Thursday, March 17, 2011

The Impending Wrongful Execution of Eric King: 4

Eric King sits on death row. The people of Arizona plan to execute him on 29 March. Though I stand mute for most executions, I fervently oppose this one. I believe Eric King may in fact be innocent of the crime for which he is to die.

This is the fourth part of a five-part series. Prior to reading this Part 4 you should first read Parts1, 2, and 3. Part 1 is here. Part 2 is here. Part 3 is here. A link at the each Part will lead you to the next, leading you right back to this post.


Eric King was executed based entirely on the word of Michael Page Jones and Nekita Renee Hill. Jones had a substantial reason to tell the State what it wanted to hear: his freedom, even his life. Hill also had substantial reason to tell the State what it wanted to hear: her boyfriend's freedom, even his life. Before trial, Jones and Hill told the police what they wanted to hear. All charges were then dismissed against Michael Jones. He walks free today as Eric King faces the needle.

At trial, Jones and Hill were both extremely reluctant to testify, to repeat what they had told the police when Jones' life, rather than King's life, was on the line. In his opening statement, King's prosecutor forewarned the jury that his two star suspects were unwilling to stand behind the story they had previously claimed as true. Regarding Jones, the prosecutor said:
You will hear from a man by the name of Michael Page Jones. Mr. Jones was with Eric King that night. In fact, at one time Mr. Jones was charged as an accomplice. The case was later dismissed. Michael Jones was with Mr. King. He told the police officers later in December exactly what happened. I can't guarantee you what Mr. Michael Page Jones is going to say when he gets on the stand, ladies and gentlemen, but he was there that night and he has information, and I suggest to you that if he testifies truthfully as he should, he will implicate the defendant, Eric King, without a doubt.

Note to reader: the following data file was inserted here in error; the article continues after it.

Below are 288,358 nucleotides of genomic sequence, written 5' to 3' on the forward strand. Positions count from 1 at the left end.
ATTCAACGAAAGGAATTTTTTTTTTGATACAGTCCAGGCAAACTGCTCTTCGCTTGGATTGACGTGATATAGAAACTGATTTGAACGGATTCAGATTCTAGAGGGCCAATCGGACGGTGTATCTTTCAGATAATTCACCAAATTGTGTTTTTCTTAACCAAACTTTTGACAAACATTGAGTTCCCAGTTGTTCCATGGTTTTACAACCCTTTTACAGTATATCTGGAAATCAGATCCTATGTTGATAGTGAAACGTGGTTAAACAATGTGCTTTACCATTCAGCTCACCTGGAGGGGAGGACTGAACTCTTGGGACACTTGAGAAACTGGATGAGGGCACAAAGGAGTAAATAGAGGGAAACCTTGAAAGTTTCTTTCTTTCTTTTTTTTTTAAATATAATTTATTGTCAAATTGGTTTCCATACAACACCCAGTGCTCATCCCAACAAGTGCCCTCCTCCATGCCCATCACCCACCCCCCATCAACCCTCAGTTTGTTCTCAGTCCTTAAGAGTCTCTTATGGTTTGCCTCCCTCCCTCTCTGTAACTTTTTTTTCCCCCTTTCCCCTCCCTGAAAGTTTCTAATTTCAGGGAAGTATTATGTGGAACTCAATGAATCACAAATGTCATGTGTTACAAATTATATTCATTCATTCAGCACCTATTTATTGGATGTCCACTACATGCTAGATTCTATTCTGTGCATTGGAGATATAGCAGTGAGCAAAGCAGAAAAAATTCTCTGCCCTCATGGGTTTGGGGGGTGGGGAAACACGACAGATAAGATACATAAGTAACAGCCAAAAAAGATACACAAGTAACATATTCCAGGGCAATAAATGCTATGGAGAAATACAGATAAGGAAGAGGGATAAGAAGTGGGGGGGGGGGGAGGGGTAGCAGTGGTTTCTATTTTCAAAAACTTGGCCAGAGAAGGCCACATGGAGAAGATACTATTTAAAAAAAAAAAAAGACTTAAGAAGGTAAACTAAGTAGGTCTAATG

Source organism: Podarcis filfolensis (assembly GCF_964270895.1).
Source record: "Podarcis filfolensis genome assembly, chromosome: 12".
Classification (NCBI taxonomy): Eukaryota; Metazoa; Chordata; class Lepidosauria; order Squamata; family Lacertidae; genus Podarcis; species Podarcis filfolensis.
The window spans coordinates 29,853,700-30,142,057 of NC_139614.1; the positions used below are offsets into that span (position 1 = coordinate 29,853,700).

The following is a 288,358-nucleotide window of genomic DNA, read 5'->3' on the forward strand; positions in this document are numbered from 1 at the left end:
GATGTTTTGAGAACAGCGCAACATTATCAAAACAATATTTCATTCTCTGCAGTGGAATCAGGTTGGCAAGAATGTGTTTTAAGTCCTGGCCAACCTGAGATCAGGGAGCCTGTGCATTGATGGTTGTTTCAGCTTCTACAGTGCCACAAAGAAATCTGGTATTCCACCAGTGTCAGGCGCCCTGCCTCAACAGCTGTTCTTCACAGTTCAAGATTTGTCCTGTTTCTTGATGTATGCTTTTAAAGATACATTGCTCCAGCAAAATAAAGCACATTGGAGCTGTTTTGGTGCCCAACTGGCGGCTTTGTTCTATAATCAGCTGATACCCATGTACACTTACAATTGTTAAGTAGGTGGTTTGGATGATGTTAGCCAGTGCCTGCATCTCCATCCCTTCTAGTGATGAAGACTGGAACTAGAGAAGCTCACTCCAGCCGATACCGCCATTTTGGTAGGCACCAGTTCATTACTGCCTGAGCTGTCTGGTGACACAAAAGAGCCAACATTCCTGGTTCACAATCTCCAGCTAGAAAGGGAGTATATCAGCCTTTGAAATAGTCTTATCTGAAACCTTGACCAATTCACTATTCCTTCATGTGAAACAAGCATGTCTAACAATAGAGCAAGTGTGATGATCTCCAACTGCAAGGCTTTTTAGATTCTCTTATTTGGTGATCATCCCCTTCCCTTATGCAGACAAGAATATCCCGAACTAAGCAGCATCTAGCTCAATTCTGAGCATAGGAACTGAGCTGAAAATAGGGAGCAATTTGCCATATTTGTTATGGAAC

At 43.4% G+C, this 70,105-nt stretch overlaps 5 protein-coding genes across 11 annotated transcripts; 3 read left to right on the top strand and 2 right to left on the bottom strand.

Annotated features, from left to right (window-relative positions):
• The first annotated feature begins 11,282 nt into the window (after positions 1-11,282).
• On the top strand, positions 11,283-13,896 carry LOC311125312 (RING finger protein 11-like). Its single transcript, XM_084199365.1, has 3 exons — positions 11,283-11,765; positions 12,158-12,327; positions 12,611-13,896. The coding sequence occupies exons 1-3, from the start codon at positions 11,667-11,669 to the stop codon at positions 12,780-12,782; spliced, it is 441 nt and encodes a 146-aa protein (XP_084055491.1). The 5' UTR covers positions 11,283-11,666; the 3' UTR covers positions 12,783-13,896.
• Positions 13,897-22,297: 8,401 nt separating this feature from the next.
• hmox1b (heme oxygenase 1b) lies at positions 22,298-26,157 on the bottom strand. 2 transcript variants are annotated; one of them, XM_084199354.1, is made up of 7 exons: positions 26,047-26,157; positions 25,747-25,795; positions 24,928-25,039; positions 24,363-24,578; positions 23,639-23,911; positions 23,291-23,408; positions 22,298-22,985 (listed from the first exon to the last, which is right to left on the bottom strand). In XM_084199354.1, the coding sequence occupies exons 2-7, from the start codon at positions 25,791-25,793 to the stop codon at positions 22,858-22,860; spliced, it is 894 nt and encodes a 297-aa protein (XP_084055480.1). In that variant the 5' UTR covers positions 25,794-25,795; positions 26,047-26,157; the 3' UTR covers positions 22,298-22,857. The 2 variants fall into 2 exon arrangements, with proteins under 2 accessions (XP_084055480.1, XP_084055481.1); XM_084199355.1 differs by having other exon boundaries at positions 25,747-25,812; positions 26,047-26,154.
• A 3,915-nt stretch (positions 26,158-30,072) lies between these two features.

Regarding Hill, the prosecutor said:
Who else? Renee Hill is here. Renee Hill at one time was the girlfriend of Michael Jones. Renee Hill currently lives in the Projects. She is on welfare, and she is scared to death. She comes to Court today not voluntarily, but because Detective House managed to go out and find her over the last 24 or 36 hours and bring her to the Court. She is scared. Whether she should be or whether she shouldn't be, ladies and gentlemen, it doesn't matter, because in her own mind she is scared. She does not want to testify. She does not want to come into this courtroom under any circumstances. Ladies and gentlemen, she will be brought into this courtroom, and you will hear her testify.
Sure enough, Michael Jones feigned memory loss, though he eventually sort of, king of remembered. And sure enough, Nekita Renee Hill was explicit that she did not want to testify, though she did not apparently ever say she was scared, much less scared to death. That characterization came only from the prosecutor.

In opening statements, the attorneys (allegedly) are to limit themselves to outlining the testimony the jury will hear. An attorney is not allowed, at least in theory, to tell the jury that any witness (much less his own) will be lying if he tells a story different than the attorney wants the jury to believe. An attorney is not allowed to divine the current and future thoughts of any witness (much less his own) to predispose the jury's thoughts.

The jury is, in theory, required to render a verdict based on the facts of the case as presented by the witnesses. To present them with the speculative opinions of the State's prosecutor before the defense has an opportunity to utter a word is prosecutorial misconduct. King's post conviction appeal was, in fact, based in part on the very misconduct cited above.

Appellate courts, being interested in the efficient adminstration of justice, are reluctant to intervene while justice is being adminstered. When faced with the clear misconduct in the King case, they handled it with bluster and a tell. First the bluster, then the tell.

Michael Jones

Relying on State v. King, I offer the following judicial bluster regarding the prosecutor's prediction that his own witness would lie.
After the prosecutor completed his opening statement, defendant asked for a mistrial, claiming that the prosecutor vouched for the credibility of Michael Page Jones. The trial court denied the motion and stated that he did not "believe there was a clear vouching of the witness." Moreover, the trial judge noted that he had admonished the jury before opening statements that none of the statements were evidence and that he would be giving a similar admonition before closing arguments.